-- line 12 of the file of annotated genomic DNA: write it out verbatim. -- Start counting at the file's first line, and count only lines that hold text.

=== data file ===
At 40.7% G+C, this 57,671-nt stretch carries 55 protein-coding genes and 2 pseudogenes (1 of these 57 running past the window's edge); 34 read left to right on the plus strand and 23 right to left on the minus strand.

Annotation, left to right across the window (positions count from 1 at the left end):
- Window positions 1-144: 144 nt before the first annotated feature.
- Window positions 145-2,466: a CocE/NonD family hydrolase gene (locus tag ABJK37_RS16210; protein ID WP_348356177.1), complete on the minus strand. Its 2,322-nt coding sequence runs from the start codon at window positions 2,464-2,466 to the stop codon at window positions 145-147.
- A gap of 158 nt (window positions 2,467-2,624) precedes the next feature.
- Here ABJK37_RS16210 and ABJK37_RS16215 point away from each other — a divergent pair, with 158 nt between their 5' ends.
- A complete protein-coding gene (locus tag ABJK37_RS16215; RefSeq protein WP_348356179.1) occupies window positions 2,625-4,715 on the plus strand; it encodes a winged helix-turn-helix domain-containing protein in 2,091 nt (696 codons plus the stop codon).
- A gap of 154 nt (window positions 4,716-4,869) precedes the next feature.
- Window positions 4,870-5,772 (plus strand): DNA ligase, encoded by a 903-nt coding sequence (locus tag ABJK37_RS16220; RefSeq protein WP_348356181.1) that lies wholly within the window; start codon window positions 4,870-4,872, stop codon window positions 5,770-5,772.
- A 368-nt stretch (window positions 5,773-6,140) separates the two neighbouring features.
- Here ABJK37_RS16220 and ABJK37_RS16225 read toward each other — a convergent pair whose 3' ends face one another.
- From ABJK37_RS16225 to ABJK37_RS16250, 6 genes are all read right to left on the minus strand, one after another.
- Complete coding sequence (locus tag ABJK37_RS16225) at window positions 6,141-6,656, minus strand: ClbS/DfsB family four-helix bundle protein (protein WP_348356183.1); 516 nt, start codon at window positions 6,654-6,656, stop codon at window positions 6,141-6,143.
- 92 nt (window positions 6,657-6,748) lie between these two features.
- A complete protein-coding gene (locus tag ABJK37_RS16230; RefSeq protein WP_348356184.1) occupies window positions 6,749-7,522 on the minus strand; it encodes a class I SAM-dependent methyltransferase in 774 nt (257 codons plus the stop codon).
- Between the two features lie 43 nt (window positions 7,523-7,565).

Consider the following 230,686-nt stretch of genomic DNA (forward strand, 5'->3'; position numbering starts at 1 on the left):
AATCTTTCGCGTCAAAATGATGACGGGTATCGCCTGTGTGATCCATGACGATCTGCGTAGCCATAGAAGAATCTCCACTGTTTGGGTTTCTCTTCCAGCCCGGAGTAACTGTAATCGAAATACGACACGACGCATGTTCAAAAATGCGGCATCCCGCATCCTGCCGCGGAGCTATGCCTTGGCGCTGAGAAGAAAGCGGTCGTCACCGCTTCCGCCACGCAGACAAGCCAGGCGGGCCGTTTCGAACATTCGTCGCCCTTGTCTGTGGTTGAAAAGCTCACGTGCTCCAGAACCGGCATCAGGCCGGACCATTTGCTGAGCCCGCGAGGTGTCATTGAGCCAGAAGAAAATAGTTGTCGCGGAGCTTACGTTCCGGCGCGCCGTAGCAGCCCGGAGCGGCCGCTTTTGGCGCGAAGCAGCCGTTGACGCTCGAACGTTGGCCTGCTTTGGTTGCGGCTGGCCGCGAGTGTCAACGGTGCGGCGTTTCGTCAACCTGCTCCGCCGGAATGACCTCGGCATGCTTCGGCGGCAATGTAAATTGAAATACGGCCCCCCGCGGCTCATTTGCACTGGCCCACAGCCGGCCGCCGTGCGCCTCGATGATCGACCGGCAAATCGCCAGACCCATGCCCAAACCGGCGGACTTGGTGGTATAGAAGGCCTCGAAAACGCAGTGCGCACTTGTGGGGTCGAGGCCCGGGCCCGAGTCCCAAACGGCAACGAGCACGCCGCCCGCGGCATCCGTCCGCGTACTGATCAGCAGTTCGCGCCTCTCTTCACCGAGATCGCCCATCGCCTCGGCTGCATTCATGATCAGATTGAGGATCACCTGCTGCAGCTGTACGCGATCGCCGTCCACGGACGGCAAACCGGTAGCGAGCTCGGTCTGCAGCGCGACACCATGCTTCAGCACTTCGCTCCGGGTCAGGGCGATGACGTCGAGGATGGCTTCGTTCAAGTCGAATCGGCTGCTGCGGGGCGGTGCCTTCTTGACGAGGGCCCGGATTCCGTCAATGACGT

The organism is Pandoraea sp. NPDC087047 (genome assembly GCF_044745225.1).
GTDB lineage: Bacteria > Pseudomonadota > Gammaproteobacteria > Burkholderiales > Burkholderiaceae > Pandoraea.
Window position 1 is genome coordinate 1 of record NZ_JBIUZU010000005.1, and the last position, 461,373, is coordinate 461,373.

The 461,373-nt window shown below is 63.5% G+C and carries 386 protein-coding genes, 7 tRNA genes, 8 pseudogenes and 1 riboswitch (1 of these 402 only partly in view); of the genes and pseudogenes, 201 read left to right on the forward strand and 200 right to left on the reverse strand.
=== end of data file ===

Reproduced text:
- From ABJK37_RS16225 to ABJK37_RS16250, 6 genes are all read right to left on the minus strand, one after another.